As a child, Spielberg faced difficulty reconciling being an Orthodox Jew with the perception of him by other children he played with. "It isn't something I enjoy admitting," he once said, "but when I was seven, nine years old, God forgive me, I was embarrassed because we were Orthodox Jews. I was embarrassed by the outward perception of my parents' Jewish practices. I was never ashamed to be Jewish, but I was uneasy at times." Spielberg said he suffered from acts of anti-Semitic prejudice and bullying: "In high school, I got smacked and kicked around. Two bloody noses, it was horrible." At age 12, he made his first home movie: a train wreck involving his toy Lionel trains. Throughout his early teens, after entering high school, Spielberg continued to make amateur 8 mm "adventure" films. In 1958, he became a Boy Scout and fulfilled a requirement for the photography merit badge by making a nine-minute 8 mm film entitled The Last Gunfight. Years Spielberg recalled to a magazine interviewer, "My dad's still-camera was broken, so I asked the scoutmaster if I could tell a story with my father's movie camera.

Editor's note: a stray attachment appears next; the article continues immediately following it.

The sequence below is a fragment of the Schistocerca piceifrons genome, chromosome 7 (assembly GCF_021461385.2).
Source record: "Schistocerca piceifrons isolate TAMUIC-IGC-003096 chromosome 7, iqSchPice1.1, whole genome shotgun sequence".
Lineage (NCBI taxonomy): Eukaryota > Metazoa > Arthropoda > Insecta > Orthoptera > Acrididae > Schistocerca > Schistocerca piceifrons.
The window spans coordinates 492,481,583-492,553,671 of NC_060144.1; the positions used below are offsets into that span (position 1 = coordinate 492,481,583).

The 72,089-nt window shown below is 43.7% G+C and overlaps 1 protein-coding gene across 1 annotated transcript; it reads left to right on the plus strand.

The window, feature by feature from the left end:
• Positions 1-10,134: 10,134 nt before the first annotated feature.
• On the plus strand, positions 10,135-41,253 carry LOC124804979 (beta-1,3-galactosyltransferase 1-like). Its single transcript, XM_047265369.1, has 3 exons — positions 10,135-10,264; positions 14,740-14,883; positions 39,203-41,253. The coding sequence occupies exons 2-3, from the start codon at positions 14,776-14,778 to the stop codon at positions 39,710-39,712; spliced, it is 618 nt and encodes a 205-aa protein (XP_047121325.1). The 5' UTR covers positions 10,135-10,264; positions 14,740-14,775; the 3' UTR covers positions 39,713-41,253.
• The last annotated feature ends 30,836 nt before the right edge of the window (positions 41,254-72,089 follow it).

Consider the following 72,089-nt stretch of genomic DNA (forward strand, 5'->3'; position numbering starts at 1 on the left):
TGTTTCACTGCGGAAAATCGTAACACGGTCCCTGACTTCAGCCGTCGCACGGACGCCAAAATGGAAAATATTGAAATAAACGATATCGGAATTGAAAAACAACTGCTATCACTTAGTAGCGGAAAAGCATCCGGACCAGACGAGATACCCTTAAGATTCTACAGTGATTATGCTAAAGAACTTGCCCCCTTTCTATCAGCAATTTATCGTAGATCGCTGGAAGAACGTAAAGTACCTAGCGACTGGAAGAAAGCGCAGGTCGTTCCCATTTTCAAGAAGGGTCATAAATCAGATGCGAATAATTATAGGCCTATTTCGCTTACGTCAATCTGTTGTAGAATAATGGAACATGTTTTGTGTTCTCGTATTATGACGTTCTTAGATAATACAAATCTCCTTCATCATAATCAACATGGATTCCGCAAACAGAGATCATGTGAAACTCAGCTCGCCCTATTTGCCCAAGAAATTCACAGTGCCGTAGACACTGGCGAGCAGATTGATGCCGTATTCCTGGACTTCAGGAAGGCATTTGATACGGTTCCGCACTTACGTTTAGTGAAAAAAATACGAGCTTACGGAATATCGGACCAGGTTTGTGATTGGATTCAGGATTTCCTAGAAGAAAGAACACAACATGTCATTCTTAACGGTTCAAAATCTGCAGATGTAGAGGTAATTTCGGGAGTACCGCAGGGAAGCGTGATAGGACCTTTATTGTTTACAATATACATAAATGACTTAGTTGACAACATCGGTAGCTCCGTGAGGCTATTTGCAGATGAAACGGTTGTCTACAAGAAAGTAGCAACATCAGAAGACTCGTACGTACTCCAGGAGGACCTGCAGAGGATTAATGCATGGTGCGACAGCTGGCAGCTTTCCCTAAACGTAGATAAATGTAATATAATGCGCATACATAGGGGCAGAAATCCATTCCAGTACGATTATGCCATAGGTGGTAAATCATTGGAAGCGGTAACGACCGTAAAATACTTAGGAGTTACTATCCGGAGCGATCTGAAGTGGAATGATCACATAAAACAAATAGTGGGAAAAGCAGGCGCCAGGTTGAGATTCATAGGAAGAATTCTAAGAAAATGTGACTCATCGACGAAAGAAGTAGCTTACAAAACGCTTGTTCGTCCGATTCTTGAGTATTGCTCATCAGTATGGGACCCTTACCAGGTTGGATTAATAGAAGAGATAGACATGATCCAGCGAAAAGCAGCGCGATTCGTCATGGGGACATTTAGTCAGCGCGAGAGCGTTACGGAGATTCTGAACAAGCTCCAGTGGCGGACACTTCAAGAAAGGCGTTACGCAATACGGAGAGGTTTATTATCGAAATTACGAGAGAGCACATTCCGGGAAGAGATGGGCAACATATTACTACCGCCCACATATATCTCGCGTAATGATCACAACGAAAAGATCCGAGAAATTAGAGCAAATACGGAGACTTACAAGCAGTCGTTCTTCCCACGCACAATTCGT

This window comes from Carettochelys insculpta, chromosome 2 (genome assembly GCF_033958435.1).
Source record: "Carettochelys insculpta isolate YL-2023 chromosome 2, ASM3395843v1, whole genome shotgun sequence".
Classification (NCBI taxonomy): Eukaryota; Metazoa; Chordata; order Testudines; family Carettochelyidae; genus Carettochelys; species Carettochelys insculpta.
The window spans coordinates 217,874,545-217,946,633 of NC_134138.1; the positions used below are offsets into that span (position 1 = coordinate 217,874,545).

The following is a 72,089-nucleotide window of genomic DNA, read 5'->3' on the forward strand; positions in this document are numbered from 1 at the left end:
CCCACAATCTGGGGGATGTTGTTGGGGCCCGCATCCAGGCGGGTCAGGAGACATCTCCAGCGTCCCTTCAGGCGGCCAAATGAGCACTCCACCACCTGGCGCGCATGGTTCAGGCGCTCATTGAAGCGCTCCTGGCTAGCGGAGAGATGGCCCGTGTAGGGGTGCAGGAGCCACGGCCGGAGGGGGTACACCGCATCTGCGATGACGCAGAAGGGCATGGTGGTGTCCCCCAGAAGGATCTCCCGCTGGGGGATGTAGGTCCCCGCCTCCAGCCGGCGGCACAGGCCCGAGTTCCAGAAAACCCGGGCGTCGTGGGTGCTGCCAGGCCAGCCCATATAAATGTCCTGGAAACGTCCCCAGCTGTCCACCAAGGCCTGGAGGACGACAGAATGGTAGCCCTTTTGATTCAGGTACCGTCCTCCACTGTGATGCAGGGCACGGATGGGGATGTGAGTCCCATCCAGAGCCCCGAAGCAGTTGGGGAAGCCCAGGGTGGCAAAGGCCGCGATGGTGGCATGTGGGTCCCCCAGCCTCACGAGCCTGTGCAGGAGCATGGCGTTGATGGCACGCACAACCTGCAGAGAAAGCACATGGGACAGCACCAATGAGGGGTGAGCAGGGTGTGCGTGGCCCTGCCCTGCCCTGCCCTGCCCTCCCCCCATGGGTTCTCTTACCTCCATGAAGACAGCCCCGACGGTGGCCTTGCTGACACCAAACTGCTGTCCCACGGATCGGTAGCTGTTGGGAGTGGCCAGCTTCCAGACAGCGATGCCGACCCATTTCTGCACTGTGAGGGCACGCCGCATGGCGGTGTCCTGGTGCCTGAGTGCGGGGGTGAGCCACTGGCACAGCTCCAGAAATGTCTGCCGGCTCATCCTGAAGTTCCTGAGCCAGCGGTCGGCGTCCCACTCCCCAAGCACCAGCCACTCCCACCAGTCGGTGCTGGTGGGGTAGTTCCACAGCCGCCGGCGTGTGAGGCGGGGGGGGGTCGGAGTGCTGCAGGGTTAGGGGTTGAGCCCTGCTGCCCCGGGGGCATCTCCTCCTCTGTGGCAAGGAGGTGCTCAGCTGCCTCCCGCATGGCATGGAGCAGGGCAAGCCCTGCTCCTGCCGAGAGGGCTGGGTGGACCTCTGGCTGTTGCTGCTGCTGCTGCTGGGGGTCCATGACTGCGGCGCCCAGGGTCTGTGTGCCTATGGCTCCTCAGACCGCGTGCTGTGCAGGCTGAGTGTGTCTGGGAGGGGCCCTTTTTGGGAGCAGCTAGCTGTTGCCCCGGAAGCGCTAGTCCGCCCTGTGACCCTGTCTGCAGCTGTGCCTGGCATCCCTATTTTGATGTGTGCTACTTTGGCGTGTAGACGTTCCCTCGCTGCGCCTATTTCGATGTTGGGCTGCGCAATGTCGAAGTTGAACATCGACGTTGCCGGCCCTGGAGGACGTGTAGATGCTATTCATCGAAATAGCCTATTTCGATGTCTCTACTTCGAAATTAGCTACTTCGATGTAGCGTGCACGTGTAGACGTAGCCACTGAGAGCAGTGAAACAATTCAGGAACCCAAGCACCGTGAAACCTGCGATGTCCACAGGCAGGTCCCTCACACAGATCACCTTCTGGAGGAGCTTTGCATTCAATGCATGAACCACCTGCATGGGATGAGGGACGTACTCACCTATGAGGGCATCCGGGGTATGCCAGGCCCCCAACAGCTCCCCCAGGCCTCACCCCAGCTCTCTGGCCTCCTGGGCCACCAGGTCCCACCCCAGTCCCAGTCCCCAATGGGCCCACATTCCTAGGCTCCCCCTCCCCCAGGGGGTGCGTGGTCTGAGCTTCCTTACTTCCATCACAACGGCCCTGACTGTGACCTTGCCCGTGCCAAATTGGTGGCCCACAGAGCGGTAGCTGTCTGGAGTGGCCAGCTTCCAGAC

He said yes, I got an idea to do a Western. I got my merit badge; that was how it all started." At age 13, while living in Phoenix, Spielberg won a prize for a 40-minute war film he titled Escape to Nowhere... using a cast composed of other high school friends. That motivated him to make 15 more amateur 8 mm films; some of the films he cited as early influences that he grew up watching include the Godzilla kaiju film King of the Monsters, which he called "the most masterful of all the dinosaur movies because it made you believe it was happening", as well as titles such as Captains Courageous and Lawrence of Arabia. In 1963, at age 16, Spielberg wrote and directed his first independent film, a 140-minute science fiction adventure called Firelight, which would inspire Close Encounters; the film was made for $500, most of which came from his father, was shown in a local cinema for one evening, which earned back its cost. After attending Arcadia High School in Phoenix for three years, his family next moved to Saratoga, where he graduated from Saratoga High School in 1965.